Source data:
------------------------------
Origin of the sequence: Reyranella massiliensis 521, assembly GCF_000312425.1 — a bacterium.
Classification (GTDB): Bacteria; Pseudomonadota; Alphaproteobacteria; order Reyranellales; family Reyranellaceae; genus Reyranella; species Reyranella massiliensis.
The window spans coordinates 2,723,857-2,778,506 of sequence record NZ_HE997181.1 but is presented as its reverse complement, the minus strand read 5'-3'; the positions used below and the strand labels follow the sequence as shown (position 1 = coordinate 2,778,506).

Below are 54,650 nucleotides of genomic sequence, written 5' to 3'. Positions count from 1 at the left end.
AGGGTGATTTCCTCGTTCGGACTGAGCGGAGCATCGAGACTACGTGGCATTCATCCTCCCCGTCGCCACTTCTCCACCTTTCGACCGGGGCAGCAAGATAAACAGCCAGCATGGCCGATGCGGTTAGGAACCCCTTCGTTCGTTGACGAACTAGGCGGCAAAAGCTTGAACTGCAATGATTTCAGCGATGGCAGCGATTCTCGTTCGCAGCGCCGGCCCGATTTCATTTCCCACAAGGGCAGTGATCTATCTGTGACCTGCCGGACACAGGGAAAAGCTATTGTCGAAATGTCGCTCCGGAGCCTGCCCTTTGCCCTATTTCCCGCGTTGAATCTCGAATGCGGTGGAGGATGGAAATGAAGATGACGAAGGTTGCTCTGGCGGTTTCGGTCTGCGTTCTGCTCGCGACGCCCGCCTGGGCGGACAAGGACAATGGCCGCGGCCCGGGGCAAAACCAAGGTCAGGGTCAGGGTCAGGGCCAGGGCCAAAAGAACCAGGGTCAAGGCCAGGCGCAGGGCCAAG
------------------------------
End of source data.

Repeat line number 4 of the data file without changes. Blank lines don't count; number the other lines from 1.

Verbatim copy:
Below are 54,650 nucleotides of genomic sequence, written 5' to 3'. Positions count from 1 at the left end.